For the first time in a very long time, I spent a good hour just looking at a blank screen. I was thinking about why you come here to this blog. I figure you come here because you like something about the writing. Maybe I commented on your blog at some time, and then you commented on mine, and before you know it, we assumed we knew each other.
There is a dark side to this. If I start writing boring stuff, you will probably go away. After a whole bunch of tedious posts — say, about my fingernails — only my mother would be left reading this blog. My mother would not abandon me. She would keep reading the blog no matter what. That’s what mothers do.
Sometimes, I’m afraid of writing something shitty. I’m worried that you will drop me like a hot potato. After all, there are plenty of other blogs out there.
It would be cool to write something really shitty. I think I would enjoy writing something really shitty once a week. Should I tell you in the tags or beforehand, so you know when I KNOW the post is conceived as shitty, opposed to when it just comes out shitty by poor planning or distraction?
For instance, this is a pretty shitty post. I know it. It is not an accident. I enjoyed writing this shitty post. I’m writing it on Notepad. I can delete it or I can copy it and publish it on my blog so you can read it. The question remains: Why would you want to read it?
I have no idea.
No, that’s a lie. I actually do. I think I would enjoy reading it if YOU wrote it. But I’m odd in that way.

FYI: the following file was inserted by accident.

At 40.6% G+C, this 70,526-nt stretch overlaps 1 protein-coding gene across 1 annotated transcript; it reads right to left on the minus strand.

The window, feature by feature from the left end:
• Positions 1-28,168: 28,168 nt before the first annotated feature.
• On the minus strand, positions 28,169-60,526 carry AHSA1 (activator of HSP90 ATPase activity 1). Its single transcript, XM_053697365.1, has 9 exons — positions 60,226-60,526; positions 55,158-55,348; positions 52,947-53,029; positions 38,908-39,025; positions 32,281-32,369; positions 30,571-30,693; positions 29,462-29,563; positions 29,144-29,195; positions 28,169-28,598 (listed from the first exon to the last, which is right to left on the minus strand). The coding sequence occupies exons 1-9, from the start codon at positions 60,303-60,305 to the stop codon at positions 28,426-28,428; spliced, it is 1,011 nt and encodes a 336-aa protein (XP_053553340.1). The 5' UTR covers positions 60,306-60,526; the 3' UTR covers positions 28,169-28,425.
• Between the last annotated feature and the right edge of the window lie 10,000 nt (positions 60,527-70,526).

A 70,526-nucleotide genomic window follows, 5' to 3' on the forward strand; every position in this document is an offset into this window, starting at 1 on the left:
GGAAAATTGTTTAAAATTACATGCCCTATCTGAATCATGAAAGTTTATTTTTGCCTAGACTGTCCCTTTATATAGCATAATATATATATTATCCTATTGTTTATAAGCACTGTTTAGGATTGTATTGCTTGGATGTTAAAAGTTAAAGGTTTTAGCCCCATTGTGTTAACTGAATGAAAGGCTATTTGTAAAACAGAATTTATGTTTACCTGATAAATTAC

A few days ago, some blogger wrote a comment where she said, “I love you, Neil.” I took this nice comment as meaning that the person liked the current post, or that something in my writing connected with that person. I know the person doesn’t REALLY love me. I’ve had this lovin’ feeling myself at times. On my last count, I have been in serious love with seven female bloggers over the years, and three male bloggers. These are bloggers who I have grown attached to in the most unhealthy of ways — caring about them way beyond normality, crying when they write about being miserable, laughing when they are happy, worried when they don’t blog, mad when they didn’t comment.
I usually fall in love with a blogger because of her writing. And then she writes something shitty, and the magic is gone.
But gradually, I learn to respect her in a healthier manner, as I see that her writing that shitty post was important for her to write. It reminded her that her writing is her own — and not others — and that if she wants to write something shitty, she should do it, confident that even if everyone thought she sucked, her mother would still read her blog.